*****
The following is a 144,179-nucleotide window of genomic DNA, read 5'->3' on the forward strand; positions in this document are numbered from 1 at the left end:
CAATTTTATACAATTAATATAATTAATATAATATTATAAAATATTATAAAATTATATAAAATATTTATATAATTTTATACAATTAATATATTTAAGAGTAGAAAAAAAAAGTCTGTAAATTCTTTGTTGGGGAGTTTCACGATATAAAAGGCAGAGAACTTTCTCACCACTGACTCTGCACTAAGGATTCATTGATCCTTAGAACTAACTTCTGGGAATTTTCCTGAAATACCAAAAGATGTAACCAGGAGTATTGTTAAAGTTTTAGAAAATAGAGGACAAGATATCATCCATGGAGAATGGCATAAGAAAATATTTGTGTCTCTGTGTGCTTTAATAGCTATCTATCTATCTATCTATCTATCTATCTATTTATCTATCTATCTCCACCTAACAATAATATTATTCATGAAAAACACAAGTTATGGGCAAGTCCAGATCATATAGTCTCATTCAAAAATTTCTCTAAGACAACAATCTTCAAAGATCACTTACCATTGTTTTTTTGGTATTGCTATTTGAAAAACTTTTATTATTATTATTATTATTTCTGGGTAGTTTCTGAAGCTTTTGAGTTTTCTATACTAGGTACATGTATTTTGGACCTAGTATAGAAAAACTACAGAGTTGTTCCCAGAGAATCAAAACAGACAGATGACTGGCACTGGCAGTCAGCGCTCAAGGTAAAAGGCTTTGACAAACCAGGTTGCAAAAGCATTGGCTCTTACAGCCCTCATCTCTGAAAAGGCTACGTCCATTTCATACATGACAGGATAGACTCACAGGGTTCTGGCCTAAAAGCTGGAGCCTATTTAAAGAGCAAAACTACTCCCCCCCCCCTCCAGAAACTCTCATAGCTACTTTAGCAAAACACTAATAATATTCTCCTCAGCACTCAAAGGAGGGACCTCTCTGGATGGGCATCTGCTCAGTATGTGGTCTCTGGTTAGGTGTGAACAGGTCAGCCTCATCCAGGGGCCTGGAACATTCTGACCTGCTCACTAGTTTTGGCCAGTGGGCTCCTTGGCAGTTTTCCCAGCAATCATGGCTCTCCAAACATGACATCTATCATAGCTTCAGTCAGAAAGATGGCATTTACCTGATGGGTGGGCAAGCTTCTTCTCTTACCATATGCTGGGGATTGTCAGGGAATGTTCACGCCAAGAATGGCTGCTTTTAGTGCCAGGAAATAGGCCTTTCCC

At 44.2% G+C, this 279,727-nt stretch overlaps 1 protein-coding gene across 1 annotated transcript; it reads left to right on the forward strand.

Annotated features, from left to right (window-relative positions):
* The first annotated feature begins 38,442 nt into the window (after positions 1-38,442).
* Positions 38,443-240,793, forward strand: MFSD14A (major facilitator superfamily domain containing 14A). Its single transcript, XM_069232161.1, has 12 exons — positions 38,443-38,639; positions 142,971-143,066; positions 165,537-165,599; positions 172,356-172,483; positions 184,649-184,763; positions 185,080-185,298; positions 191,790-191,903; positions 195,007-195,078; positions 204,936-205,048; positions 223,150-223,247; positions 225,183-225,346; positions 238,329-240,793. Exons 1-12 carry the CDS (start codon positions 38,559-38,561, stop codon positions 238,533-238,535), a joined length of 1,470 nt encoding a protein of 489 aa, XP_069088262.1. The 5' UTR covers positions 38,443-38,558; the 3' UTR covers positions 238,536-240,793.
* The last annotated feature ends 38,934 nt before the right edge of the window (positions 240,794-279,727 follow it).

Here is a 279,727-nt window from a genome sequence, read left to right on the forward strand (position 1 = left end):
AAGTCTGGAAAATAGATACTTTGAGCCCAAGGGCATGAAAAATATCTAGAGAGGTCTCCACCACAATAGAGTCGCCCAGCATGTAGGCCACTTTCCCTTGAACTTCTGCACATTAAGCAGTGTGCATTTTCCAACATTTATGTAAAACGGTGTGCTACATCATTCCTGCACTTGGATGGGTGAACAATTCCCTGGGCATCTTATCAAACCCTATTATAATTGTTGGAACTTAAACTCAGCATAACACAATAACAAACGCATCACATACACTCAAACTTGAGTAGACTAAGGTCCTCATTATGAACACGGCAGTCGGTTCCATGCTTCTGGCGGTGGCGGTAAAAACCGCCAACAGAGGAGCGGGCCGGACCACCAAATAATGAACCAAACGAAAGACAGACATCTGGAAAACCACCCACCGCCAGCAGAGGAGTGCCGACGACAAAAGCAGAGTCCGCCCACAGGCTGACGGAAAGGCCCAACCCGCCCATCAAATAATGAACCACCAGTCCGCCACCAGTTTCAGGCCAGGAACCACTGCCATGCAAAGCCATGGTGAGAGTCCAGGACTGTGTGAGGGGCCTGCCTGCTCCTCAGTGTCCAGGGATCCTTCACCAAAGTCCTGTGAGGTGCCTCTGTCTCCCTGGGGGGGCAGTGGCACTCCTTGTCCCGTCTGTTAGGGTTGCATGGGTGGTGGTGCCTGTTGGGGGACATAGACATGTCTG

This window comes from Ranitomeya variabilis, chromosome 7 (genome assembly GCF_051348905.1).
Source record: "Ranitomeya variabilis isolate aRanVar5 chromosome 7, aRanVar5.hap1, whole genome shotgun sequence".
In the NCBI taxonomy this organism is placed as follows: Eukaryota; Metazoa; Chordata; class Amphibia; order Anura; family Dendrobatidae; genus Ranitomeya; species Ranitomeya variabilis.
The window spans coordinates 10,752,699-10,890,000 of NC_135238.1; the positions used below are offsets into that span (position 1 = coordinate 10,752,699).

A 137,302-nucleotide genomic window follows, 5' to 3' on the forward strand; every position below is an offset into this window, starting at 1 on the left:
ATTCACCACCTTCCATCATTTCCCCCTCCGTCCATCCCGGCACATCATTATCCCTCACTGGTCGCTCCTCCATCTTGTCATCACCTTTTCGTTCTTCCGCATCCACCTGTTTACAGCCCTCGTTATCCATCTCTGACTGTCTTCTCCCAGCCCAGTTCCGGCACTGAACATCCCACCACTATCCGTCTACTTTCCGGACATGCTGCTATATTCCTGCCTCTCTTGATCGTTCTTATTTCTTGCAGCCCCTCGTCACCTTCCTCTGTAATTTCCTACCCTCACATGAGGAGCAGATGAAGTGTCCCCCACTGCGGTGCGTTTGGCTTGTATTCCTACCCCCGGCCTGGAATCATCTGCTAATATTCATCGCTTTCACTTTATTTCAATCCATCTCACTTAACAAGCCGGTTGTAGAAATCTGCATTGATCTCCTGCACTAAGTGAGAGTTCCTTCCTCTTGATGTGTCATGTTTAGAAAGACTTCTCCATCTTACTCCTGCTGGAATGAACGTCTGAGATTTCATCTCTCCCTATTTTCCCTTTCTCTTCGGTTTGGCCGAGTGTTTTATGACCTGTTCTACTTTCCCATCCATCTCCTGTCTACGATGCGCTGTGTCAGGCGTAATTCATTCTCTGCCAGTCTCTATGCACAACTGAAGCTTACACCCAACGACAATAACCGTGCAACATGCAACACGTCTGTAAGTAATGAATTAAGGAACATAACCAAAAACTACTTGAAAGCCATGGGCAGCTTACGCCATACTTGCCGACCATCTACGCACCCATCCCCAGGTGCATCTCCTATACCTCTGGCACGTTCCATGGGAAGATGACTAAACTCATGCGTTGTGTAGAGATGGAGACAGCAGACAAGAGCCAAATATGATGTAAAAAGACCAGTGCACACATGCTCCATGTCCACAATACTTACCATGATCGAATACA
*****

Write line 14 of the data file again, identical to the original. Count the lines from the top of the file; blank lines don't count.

A 137,302-nucleotide genomic window follows, 5' to 3' on the forward strand; every position below is an offset into this window, starting at 1 on the left: